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Osteoarthritis Cartilage. 2007 Jan;15(1):93-7. Epub 2006 Jul 20.

Urinary pentosidine does not predict cartilage loss among subjects with symptomatic knee OA: the BOKS Study.

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Boston University Clinical Epidemiology Research and Training Unit, Boston, MA 02118, USA.



Age-related changes in articular cartilage are likely to play a role in the etiology of osteoarthritis (OA). One of the major changes in the extracellular matrix of cartilage is the age-related accumulation of advanced glycation end products (AGEs). Pentosidine, an AGE crosslink, is one of the few characterized AGEs and is considered an adequate marker for the many AGEs that are formed in vivo. We used data from a longitudinal observation study to determine if urinary pentosidine could serve as a marker to predict cartilage loss.


We conducted a prospective analysis of data from the Boston Osteoarthritis of the Knee Study (BOKS); a completed natural history study of knee OA. All subjects in the study met American College of Rheumatology (ACR) criteria for knee OA. Knee magnetic resonance (MR) images were scored for cartilage in 14 plates of the knee using the Whole Organ Magnetic Resonance Imaging Score (WORMS) semiquantitative grading scheme. Within the BOKS population, a nested sample of 127 subjects (39% of the whole sample) who had both baseline pentosidine and longitudinal magnetic resonance imaging (MRI) measurements (MRIs performed at baseline and 30 months later) was assessed. Urinary pentosidine was assayed and normalized to creatinine to account for differences in urine concentrations. We analyzed the data using three different methods to assess if baseline measures of pentosidine predicted subsequent cartilage loss on MRI. These were (1) analysis 1: logistic regression with the outcome cartilage loss in any plate; (2) analysis 2: proportional odds model where the outcome was defined as 0=no cartilage loss, 1=cartilage loss in one plate, 2=cartilage loss in two plates, and 3=cartilage loss in at least three plates; and (3) analysis 3: Poisson regression with the outcome the number of plates with cartilage loss. All analyses were adjusted for age, sex and Body Mass Index (BMI).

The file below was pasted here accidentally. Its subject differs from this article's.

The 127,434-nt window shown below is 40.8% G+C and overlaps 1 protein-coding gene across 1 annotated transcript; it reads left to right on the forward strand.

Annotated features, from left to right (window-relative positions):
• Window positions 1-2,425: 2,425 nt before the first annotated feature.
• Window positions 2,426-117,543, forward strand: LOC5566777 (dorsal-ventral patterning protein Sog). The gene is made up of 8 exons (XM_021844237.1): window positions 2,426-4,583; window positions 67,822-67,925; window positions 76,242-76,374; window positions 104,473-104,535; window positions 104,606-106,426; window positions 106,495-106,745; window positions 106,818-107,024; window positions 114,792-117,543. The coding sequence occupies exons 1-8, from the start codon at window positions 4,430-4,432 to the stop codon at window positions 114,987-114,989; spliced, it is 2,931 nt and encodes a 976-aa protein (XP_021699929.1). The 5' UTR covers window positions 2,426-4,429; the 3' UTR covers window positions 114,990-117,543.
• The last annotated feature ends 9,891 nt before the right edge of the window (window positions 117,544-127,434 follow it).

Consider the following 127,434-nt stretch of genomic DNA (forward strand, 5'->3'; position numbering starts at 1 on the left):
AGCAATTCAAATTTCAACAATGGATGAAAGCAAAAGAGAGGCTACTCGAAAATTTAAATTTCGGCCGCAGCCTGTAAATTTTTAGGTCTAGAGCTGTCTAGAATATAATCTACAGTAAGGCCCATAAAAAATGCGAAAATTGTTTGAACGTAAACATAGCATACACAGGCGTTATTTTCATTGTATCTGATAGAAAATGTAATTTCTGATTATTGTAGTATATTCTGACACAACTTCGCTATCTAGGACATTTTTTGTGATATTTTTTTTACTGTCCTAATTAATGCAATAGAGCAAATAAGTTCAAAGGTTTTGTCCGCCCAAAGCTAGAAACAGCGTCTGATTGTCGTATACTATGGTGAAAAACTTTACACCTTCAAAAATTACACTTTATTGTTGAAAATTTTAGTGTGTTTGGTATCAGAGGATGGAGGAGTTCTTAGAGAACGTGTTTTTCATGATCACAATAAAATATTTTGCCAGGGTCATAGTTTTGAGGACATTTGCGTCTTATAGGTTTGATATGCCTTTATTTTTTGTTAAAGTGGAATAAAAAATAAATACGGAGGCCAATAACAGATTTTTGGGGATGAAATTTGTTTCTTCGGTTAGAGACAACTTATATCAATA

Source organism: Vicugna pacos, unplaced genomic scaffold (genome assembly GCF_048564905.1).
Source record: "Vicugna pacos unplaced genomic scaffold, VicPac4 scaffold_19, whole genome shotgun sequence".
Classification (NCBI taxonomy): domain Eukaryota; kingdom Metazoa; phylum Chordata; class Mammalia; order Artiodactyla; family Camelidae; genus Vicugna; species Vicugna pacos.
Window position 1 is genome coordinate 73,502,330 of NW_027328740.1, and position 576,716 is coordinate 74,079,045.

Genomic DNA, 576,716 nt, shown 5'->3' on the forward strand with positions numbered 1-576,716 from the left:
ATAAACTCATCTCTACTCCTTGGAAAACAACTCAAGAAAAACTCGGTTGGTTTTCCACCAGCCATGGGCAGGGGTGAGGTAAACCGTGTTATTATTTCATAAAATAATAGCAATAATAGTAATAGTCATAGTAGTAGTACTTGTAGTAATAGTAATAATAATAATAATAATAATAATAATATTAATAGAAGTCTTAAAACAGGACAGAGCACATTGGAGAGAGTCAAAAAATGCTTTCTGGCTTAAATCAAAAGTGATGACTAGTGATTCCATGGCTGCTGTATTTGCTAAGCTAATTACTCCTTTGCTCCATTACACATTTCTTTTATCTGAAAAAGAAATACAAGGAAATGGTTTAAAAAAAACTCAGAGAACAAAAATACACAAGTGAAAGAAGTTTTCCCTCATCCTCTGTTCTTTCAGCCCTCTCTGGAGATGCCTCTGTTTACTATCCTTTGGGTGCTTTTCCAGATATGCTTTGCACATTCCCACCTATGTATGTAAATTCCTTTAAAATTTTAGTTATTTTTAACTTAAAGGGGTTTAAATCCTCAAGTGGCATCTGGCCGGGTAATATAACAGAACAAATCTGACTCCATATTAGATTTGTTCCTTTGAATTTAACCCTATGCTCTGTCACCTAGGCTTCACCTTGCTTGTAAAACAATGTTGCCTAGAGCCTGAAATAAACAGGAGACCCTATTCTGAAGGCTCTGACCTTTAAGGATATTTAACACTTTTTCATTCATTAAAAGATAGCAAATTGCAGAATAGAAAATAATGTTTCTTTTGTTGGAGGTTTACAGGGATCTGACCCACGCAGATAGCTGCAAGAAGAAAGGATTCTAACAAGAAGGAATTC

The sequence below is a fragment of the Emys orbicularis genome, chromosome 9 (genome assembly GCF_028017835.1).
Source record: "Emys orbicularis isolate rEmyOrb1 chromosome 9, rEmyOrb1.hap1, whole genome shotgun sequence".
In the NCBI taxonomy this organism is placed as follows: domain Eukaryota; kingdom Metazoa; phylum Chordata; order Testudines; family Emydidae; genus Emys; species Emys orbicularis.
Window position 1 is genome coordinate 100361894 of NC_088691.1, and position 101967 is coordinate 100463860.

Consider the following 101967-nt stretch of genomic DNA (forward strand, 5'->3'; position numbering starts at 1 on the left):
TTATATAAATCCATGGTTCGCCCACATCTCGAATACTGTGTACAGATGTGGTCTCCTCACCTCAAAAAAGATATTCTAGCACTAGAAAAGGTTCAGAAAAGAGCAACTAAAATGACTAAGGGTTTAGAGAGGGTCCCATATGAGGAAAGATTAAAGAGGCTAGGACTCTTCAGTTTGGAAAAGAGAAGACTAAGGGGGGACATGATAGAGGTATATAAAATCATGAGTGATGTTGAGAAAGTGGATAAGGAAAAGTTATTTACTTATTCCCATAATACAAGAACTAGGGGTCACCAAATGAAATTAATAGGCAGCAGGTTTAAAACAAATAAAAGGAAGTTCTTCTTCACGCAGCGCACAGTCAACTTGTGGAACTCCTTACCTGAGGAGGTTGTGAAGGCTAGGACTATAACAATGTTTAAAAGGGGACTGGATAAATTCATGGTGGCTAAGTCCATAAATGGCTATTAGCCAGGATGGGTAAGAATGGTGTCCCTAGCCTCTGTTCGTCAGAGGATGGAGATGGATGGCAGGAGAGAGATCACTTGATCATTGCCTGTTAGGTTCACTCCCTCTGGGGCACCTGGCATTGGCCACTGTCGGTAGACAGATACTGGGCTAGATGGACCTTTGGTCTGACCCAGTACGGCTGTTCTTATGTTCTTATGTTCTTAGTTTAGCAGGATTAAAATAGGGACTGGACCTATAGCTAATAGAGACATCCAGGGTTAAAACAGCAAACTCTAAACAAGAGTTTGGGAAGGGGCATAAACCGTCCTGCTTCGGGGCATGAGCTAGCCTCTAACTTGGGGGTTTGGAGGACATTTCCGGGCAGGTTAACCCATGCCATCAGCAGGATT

At baseline the mean (standard deviation) age was 67 (9) years and 54% were male. The results for the three analytic steps are as follows: Analysis 1: the odds ratio for cartilage loss is 1.01 (95% confidence interval (CI) 0.93-1.09) with 1 unit increase in pentosidine. Analysis 2: the odds ratio for more cartilage loss is 0.99 (95% CI 0.92-1.06) with 1 unit increase in pentosidine. Analysis 3: the relative number of plates with cartilage loss decreased was 1.00 (95% CI 0.95-1.03) with a 1 unit increase in pentosidine.


Urinary pentosidine does not predict knee cartilage loss. Previous studies have suggested that local content within cartilage of AGEs is elevated in persons at high risk for progression. Our data suggest that these changes are not measurable systemically. Alternatively, urinary pentosidine levels reflect cartilage degradation in all joints (thus whole body cartilage breakdown) and may therefore not relate to OA severity in a single knee joint.

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